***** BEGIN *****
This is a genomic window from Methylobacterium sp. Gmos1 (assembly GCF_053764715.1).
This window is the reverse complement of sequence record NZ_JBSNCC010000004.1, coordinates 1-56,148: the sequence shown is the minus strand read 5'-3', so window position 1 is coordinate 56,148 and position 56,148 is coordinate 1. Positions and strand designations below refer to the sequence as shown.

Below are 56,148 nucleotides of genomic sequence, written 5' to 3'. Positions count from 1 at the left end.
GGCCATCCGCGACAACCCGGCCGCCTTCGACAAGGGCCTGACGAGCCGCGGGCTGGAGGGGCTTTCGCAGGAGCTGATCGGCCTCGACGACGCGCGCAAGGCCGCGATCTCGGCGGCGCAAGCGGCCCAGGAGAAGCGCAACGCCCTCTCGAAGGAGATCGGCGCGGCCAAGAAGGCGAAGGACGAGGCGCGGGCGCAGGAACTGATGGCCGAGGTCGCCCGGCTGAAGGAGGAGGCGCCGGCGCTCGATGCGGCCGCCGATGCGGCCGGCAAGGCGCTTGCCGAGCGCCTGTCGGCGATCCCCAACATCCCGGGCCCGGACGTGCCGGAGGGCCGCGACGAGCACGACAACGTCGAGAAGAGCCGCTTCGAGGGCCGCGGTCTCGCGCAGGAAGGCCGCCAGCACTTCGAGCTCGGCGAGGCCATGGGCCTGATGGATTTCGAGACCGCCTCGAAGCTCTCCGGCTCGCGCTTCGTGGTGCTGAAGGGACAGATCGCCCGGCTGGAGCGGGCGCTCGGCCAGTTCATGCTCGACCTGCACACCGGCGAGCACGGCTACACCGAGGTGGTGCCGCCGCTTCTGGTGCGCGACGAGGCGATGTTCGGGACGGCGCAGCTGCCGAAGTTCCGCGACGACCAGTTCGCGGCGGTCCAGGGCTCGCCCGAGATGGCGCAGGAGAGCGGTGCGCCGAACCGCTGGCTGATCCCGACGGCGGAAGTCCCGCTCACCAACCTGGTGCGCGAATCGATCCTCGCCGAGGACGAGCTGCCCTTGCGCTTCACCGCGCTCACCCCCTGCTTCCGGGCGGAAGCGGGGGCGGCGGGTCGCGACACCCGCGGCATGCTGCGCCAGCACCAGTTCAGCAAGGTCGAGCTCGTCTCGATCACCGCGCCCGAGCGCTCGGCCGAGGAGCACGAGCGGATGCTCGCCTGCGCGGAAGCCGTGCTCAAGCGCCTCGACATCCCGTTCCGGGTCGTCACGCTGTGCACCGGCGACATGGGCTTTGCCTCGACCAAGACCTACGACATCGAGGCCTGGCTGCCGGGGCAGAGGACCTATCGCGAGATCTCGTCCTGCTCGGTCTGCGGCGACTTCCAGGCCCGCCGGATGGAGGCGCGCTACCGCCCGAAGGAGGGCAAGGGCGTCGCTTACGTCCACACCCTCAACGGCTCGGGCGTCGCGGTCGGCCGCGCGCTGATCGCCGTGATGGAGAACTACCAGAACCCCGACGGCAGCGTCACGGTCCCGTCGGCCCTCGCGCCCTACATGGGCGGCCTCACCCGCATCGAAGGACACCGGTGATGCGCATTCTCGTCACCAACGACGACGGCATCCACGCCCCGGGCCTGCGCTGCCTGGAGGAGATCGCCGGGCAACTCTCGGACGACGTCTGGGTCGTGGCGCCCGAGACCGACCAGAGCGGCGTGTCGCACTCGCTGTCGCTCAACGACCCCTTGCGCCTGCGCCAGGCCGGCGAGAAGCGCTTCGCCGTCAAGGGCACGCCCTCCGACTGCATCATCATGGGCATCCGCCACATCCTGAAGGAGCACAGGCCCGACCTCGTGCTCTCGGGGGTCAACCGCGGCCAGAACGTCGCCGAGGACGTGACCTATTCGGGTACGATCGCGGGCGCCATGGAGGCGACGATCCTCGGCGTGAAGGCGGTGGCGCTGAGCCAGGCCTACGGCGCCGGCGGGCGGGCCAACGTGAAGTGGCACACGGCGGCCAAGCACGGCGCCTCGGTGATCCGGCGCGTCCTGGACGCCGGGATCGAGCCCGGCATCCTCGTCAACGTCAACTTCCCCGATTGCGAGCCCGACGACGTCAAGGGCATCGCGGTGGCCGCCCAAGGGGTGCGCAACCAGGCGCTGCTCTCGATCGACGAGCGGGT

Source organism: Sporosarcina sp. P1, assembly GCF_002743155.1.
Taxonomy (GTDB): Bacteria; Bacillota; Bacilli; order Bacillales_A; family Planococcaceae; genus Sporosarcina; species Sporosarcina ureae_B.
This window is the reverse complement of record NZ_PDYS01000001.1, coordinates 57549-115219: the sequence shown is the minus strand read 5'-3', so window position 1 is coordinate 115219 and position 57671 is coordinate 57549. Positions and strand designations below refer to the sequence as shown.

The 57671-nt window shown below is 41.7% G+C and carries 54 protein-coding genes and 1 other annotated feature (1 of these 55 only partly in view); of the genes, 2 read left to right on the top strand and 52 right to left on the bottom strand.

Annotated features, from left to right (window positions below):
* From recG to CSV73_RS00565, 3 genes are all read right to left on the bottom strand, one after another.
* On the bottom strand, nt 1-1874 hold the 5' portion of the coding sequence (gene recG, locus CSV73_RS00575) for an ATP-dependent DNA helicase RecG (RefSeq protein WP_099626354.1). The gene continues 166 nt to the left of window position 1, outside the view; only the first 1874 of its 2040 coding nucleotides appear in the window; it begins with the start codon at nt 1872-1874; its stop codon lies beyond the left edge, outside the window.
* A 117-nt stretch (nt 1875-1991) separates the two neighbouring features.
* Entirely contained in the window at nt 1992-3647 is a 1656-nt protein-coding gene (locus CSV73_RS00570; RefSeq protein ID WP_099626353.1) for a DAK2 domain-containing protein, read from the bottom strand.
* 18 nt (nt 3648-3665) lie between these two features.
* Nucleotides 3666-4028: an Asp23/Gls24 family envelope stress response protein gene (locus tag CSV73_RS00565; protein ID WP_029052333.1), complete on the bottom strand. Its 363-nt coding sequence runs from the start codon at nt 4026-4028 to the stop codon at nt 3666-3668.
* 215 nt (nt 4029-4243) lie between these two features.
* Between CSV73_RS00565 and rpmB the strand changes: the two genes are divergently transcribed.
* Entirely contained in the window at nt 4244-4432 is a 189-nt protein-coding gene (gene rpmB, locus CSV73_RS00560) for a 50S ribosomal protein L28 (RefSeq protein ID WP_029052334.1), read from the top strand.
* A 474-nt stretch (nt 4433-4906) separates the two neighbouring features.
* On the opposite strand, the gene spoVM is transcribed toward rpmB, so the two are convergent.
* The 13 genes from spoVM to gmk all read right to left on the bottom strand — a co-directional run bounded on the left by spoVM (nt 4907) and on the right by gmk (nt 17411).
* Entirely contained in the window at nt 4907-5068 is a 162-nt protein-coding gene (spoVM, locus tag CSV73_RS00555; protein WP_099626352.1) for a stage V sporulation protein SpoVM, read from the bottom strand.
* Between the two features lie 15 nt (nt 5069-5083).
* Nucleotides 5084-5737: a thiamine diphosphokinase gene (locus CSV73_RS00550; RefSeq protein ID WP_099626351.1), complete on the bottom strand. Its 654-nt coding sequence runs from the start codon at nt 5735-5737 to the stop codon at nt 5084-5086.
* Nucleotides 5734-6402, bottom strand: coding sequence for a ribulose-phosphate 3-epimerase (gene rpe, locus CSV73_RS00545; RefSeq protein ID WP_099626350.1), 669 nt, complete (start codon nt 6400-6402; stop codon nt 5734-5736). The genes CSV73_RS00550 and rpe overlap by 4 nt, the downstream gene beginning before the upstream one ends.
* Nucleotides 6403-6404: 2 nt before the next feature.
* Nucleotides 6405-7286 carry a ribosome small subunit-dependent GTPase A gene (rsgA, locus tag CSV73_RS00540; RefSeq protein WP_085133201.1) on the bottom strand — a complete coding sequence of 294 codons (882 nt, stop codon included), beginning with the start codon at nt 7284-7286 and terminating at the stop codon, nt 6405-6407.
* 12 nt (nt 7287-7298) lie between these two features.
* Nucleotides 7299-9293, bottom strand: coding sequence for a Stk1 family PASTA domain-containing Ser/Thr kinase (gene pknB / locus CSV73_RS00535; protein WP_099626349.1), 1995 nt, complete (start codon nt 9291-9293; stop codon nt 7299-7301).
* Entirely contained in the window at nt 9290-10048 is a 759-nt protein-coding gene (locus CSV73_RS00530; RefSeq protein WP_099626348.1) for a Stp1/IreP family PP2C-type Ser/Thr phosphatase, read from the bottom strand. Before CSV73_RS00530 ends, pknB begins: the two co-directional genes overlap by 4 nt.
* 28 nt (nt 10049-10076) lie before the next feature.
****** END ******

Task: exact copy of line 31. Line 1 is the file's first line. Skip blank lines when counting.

* 28 nt (nt 10049-10076) lie before the next feature.